emilynisch

We Will Obey

In Uncategorized on March 31, 2009 at 1:53 am

Still reading Exodus! In Chapter 24 I found something interesting and definitely applicable to my own life. Recently someone told me that sometimes God asks us to obey before we understand. This concept has been one that God has been teaching me recently. The core idea of it centers around belief – do I believe God good and all-powerful? The only step I need to take in general is that step of belief, of doing one small thing in faith, and he’ll do the rest. I’ve recently been thinking that one of God’s main purposes for keeping me alive is to teach me to trust in him, so it makes sense that he would put more importance on my trusting him than events that follow from it. Another way of saying this is that God looks at the heart.

The passage in Exodus Chapter 24 that helped me understand and see that this has always been God’s desire is:

7 Then he took the Book of the Covenant and read it to the people. They responded, “We will do everything the LORD has said; we will obey.”

8 Moses then took the blood, sprinkled it on the people and said, “This is the blood of the covenant that the LORD has made with you in accordance with all these words.”

It reminded me of the passage from Romans 10:

9That if you confess with your mouth, “Jesus is Lord,” and believe in your heart that God raised him from the dead, you will be saved. 10For it is with your heart that you believe and are justified, and it is with your mouth that you confess and are saved.”

It seems to me like there are some keys here. In both cases, God gives offers us his way of life (through the law, or later through the gospel) and asks us whether we will agree with it and follow it. So we believe and confess. In the case in Exodus, a ransom is paid for the Israelites, something they recently learned about during what came to be called “Passover”. Death came through all of Egypt, and the first born sons of the Israelites were only spared because they had blood had already been shed and it was offered in their place. The Israelites believe and confess (or promise) and something similar happens. I don’t yet understand how deep the similarity runs. Moses says he’s sprinkling them with blood to form a covenant between they and God.

Earlier, in Chapter 23, God says something else, and I’m wondering if it can help me understand what the similarity is. It relates to life and death, and how God’s people interact with the people in the countries around them. Here’s the passage:

24 Do not bow down before their gods or worship them or follow their practices. You must demolish them and break their sacred stones to pieces. 25 Worship the LORD your God, and his blessing will be on your food and water. I will take away sickness from among you, 26 and none will miscarry or be barren in your land. I will give you a full life span.

I think this passage points back to the relationship between choices and outcomes, or seeds and fruit. In this passage, God is teaching the Israelites that the fruit of following other Gods is hunger, thirst, sickness, miscarriage and barrenness. Let me stop for a moment to clarify something. I don’t believe God is saying that if a person is barren, or sick, or whatever, that it’s a result of following other gods. God is talking to the entire group of Israelites. He’s saying that if they as a people follow other gods, these things will happen – because the fruit of following created things is only death. God also says that if they demolish all of these death-producing things and follow him they will find the things that loving God brings. He will bless them. (Notice, he doesn’t see food and water as a given. He reminds them that food and water are his free gift and a blessing.)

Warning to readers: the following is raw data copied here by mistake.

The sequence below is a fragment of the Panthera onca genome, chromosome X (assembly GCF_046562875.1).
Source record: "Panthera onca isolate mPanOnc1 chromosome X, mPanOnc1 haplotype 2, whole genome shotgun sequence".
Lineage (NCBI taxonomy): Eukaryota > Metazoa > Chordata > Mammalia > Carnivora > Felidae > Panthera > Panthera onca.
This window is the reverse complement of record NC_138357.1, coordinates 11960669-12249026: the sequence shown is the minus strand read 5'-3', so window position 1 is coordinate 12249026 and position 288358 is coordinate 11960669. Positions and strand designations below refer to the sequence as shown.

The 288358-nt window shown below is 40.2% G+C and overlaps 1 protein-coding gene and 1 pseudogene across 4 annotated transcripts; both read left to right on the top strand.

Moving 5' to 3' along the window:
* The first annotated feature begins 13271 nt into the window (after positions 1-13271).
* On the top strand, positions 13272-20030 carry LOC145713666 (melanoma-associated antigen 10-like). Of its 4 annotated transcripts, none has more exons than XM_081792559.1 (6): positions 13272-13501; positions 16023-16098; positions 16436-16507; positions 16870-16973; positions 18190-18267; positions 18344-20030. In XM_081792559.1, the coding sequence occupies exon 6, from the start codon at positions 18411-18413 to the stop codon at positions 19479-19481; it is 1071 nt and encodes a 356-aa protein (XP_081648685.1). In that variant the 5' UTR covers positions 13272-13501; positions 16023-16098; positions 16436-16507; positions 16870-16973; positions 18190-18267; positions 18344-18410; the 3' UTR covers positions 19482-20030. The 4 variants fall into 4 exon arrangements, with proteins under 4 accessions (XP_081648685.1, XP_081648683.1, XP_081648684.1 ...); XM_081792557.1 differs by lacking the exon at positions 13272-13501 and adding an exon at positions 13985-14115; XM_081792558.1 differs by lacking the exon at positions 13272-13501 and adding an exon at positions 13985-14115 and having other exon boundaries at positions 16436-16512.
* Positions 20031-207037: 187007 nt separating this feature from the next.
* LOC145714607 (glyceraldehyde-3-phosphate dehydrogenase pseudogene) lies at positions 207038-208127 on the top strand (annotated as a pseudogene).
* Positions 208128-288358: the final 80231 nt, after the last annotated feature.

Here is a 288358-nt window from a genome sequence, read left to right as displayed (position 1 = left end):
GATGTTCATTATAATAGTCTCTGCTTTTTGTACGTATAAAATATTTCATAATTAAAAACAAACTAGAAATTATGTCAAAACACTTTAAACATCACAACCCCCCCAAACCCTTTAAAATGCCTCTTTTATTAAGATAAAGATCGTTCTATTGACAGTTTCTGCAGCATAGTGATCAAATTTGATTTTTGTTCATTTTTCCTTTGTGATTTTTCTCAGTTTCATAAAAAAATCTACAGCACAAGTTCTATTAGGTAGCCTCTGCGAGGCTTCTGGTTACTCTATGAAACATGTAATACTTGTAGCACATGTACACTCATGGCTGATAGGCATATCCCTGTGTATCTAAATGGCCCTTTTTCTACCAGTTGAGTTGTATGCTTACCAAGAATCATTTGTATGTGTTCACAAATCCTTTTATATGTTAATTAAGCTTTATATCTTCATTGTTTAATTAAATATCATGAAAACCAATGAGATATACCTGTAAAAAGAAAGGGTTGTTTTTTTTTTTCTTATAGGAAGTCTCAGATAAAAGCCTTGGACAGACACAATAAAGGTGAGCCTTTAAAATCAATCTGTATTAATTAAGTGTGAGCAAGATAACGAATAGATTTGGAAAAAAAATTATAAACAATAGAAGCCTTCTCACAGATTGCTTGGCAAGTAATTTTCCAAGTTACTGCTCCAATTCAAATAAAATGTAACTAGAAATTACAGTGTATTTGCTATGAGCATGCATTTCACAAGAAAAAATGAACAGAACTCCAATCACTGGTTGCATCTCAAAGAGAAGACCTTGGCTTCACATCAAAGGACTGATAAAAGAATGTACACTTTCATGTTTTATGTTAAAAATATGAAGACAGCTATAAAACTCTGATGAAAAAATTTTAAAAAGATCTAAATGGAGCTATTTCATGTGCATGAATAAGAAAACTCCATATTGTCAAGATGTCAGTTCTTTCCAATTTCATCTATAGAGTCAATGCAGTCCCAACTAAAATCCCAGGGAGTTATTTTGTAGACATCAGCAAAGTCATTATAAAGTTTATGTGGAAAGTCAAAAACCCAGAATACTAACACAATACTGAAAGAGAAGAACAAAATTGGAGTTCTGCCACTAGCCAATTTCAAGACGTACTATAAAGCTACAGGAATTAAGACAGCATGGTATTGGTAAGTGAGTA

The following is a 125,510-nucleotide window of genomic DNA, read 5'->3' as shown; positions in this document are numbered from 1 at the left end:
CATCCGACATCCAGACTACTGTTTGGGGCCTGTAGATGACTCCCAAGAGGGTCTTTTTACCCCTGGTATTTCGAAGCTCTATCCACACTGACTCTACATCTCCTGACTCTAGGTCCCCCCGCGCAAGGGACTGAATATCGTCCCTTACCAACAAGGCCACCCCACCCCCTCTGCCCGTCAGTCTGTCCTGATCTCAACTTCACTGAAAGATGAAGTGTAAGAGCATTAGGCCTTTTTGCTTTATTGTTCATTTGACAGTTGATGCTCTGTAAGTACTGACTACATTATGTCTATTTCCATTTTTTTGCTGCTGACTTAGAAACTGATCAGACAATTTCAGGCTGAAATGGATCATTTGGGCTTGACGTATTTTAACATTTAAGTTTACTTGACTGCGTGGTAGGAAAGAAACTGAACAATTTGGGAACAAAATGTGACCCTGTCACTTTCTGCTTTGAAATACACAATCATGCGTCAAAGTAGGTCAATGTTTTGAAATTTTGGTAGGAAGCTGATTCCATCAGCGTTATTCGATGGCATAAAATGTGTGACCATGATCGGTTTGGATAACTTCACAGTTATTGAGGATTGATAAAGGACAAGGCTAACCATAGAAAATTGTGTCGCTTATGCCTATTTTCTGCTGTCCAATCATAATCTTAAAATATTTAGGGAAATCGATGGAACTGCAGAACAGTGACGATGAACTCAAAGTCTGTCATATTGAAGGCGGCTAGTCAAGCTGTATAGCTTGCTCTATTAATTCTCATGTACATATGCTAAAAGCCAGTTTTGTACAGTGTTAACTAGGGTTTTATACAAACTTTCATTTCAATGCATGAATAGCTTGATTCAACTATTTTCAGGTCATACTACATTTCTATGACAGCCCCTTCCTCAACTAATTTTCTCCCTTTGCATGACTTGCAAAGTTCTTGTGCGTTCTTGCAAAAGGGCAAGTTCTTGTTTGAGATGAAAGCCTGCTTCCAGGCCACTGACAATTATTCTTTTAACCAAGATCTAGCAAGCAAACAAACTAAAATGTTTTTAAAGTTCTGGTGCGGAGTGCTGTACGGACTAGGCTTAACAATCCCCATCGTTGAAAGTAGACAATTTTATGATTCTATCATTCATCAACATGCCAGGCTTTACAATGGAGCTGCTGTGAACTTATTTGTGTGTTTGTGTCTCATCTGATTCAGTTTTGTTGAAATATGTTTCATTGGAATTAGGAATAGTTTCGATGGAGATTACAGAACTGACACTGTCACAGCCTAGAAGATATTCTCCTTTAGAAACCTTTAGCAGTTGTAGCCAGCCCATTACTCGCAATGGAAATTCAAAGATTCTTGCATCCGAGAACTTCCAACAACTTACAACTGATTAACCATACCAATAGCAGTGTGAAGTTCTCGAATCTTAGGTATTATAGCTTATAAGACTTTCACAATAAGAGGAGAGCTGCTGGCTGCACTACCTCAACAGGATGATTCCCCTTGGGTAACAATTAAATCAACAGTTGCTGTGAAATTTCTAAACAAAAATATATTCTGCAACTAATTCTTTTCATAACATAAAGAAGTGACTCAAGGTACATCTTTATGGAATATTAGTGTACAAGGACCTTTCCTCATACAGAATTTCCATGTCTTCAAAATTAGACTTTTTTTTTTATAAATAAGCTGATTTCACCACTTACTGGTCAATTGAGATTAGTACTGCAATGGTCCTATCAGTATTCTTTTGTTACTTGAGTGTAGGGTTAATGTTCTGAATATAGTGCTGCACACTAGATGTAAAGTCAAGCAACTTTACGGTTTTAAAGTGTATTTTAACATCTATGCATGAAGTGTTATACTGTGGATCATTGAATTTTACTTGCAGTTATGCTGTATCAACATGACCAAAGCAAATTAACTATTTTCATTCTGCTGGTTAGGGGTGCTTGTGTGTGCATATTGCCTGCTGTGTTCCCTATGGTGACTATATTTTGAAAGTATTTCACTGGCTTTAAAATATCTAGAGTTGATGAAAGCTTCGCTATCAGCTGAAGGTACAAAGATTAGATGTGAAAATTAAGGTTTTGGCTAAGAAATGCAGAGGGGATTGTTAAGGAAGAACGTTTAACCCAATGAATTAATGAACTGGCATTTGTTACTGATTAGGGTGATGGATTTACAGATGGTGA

The point that I’m drawing from this passage in combination with the passage in Chapter 24, and the passage in Romans, is that we can say ‘yes’ to going through a process of acknowledging God that leads to covenanting with him and receiving life and increasing blessings. (For those of you worried that I’m sounding like the faith movement, don’t worry! I’m just saying that God is true life, and following Jesus means greater and great life – with a lot of persecution and other hard things while we’re here on earth.) Maybe that’s where the sprinkling of blood comes in. I’m really not sure, and it’s something that I’d like to understand better. I know that Jesus has been our sacrifice, and the one who’s book stands in for us, like the blood that stood in for the first born sons of the Israelites in Egypt. Maybe Moses sprinkling the Israelites is a testimony to that – that they needed this standing in of blood to even be able to follow God, or for God to even acknowledge him as his people. Maybe they needed to have this sort of act of acknowledgment of their unworthiness as a people as they decided to say ‘yes’ to God and ‘no’ to the ways of other peoples. I really don’t know. Please share any thoughts you have!

I think I’ll end with this though. All throughout the bible God is requiring a saying ‘yes’ to him and then a confessing. Then he sprinkles and makes us his own. Yet another example that the first step – before we see and receive (and experience) the greatness of life with him – is ours to take. Before we see we have to believe. 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